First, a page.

London: European shares retreated from one-week highs on Friday as hopes for more global stimulus faded and data disappointed, with cyclical shares such as banks and miners that suffer in a difficult economic environment featuring among the top losers.
However, expectations that Spain could get some help for its struggling banks in the coming days supported the Spanish banchmark share index and prevented European shares from falling further.
Figures showed German exports and imports fell sharply in April, in the latest sign that Europe’s largest economy is beginning to feel the chill from the euro zone debt crisis.
Sentiment also took a hit after Fitch slashed Spain’s credit rating by three notches late on Thursday and signalled it could make more cuts as the cost of restructuring the country’s banks spiralled and Greece’s crisis deepened.
Cyclical shares were the biggest losers, with European basic resources index, banks and autos falling 1.7 to 3.4% on concerns that the tough economic environment would hurt companies in these sectors.
At 4:38pm, the FTSEurofirst 300 index of top European shares was down 0.9% at 976.35 points after falling as low as 971.24 earlier in the day. It hit a one-week high on Thursday, helped by a rate cut by China.
The euro zone’s blue chip Euro STOXX 50 index fell 0.7% to 2,127.79 points. Charts showed the index could make some gains in the very near term, but remained vulnerable to deeper cuts going forward.
“The Euro STOXX 50 index is ready for a short-term consolidation after testing the horizontal 2,060 support level, but the upside potential is very limited. First strong horizontal resistance comes in at 2,190,” said Roelof-Jan van den Akker, senior technical analyst at ING Commercial Banking.
“But I am looking for the development of a lower top from where the next decline should start, possibly towards a longer term support at around 1,700.”
Analysts said that the lack of a clear hint late on Thursday from Federal Reserve Chairman Ben Bernanke on quantitative easing to help stimulate the U.S. economy and no change in the Bank of England’s policy led investors to believe that some stimulus measures were not imminent.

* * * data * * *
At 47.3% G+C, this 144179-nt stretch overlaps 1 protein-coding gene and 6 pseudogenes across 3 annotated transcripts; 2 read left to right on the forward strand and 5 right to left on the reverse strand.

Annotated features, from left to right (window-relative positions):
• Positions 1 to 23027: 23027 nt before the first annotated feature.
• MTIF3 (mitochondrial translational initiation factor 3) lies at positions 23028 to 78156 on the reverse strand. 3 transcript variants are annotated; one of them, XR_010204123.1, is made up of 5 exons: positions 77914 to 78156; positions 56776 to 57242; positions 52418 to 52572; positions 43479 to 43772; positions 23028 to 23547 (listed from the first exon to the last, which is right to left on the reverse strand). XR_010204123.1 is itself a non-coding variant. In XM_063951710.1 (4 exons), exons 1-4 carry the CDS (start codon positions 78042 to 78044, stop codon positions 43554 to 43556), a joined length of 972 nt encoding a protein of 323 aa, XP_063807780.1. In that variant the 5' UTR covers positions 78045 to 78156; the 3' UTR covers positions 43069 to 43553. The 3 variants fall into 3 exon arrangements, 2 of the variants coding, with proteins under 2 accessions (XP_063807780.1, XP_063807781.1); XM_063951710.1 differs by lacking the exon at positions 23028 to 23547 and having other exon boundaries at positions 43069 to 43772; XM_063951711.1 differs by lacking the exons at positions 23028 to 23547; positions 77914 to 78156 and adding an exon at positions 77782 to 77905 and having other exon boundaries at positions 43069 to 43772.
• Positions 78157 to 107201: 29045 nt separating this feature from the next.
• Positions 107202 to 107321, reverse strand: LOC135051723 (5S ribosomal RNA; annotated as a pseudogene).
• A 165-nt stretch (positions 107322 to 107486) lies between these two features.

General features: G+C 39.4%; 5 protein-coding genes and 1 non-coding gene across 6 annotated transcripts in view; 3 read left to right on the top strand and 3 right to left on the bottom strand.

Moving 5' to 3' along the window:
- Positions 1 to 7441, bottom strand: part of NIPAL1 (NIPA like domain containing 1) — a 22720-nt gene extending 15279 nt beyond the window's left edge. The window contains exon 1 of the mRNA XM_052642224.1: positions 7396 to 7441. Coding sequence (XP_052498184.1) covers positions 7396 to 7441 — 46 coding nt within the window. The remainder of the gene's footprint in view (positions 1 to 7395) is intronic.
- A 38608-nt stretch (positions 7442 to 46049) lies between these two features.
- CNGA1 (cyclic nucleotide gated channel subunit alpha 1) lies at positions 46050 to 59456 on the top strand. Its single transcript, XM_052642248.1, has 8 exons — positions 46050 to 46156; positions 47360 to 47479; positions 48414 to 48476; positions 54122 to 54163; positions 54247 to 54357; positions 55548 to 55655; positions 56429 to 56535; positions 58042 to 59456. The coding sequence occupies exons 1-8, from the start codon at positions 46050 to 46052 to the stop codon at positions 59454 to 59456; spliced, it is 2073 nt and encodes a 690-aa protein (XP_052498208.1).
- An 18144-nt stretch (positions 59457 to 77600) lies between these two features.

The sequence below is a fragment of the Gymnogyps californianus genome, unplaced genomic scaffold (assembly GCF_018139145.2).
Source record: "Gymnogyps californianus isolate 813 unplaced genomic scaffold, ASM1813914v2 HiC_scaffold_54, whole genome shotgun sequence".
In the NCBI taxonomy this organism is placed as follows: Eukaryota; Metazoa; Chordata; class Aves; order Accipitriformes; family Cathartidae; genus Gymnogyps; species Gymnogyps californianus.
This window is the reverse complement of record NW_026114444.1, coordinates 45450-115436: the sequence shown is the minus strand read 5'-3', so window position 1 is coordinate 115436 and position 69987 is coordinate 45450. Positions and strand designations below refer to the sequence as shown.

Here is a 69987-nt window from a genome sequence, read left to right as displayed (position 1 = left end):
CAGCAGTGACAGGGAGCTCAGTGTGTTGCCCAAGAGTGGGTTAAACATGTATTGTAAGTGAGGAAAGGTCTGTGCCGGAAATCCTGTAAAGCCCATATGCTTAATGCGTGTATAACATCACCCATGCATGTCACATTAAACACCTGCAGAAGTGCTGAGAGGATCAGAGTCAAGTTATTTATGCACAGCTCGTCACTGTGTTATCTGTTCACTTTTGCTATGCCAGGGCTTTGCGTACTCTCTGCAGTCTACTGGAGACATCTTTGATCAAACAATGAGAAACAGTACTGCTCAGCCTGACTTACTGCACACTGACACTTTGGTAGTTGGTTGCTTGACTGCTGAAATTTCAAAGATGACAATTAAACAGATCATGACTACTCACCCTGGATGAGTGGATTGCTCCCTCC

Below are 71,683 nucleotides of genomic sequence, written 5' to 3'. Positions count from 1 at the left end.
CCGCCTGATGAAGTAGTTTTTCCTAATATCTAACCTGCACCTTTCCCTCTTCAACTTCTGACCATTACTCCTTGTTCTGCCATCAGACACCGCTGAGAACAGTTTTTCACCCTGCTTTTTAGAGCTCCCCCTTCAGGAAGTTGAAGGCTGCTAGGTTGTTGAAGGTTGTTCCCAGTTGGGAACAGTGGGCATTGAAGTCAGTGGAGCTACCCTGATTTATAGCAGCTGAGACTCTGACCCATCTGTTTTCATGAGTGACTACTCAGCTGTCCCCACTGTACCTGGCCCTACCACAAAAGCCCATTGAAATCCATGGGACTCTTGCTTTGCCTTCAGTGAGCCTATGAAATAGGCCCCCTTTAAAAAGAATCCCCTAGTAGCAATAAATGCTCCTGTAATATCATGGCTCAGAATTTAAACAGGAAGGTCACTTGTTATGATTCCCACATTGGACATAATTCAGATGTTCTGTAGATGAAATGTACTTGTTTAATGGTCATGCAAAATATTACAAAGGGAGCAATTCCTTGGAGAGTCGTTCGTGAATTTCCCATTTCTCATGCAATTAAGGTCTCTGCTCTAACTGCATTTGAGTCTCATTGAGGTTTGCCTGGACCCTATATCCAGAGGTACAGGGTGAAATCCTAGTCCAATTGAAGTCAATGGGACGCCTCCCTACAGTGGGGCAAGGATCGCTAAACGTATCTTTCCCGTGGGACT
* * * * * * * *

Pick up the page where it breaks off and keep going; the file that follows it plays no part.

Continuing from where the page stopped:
European shares closed off their highs and the U.S. market ended flat on Thursday, while many markets in Asia fell, forcing investors to trade cautiously in Europe ahead of the weekend.
Although sentiment remained fragile, European shares pared losses and Spanish stocks rose after EU and German sources said Spain was likely to request aid at the weekend, becoming the fourth and biggest country to seek assistance since the start of euro zone’s debt crisis.
“The only reason why the market has recovered is the fact that bailout of Spain is probably going to take place at the weekend,” the head of equity dealing at a London brokerage said.
He said companies were doing generally well, but the reason for the market’s nervousness was the lack of bold steps by European policymakers to resolve the debt crisis and hesitation of central banks to announce fresh measures to boost growth.
But some analysts said central banks would ultimately be prompted to step in during the coming months to keep the pace of economic recovery intact and that could favour cyclical stocks.
“We think the Fed will do more balancing work. Given where we are in terms of U.S. economic growth and given the fiscal cliff coming at the start of 2013, the case for added stimulus over the course of the next few months is quite strong,” Ian Richards, head of equity strategy at Exane BNP Paribas, said.
“You have got some pretty hefty push-pull forces. We believe that over time, macro catalysts will dominate and some of the fears that have been attributed to the euro zone are likely to be addressed by politicians.”
He said valuations of some defensive sectors such as food and beverages were at an elevated level and there was a better valuation case elsewhere in the market. Investors should buy Europe’s internationally exposed cyclical companies, he added.
European food and beverages sector trades at 15 times its one-year forward earnings, against 7.9 times for banks and 9.5 times for the STOXX Europe 600 index, according to Thomson Reuters Datastream.
“People are still looking for short-term opportunistic plays, which is leading to leading to volatility,” a London-based stocks trader said.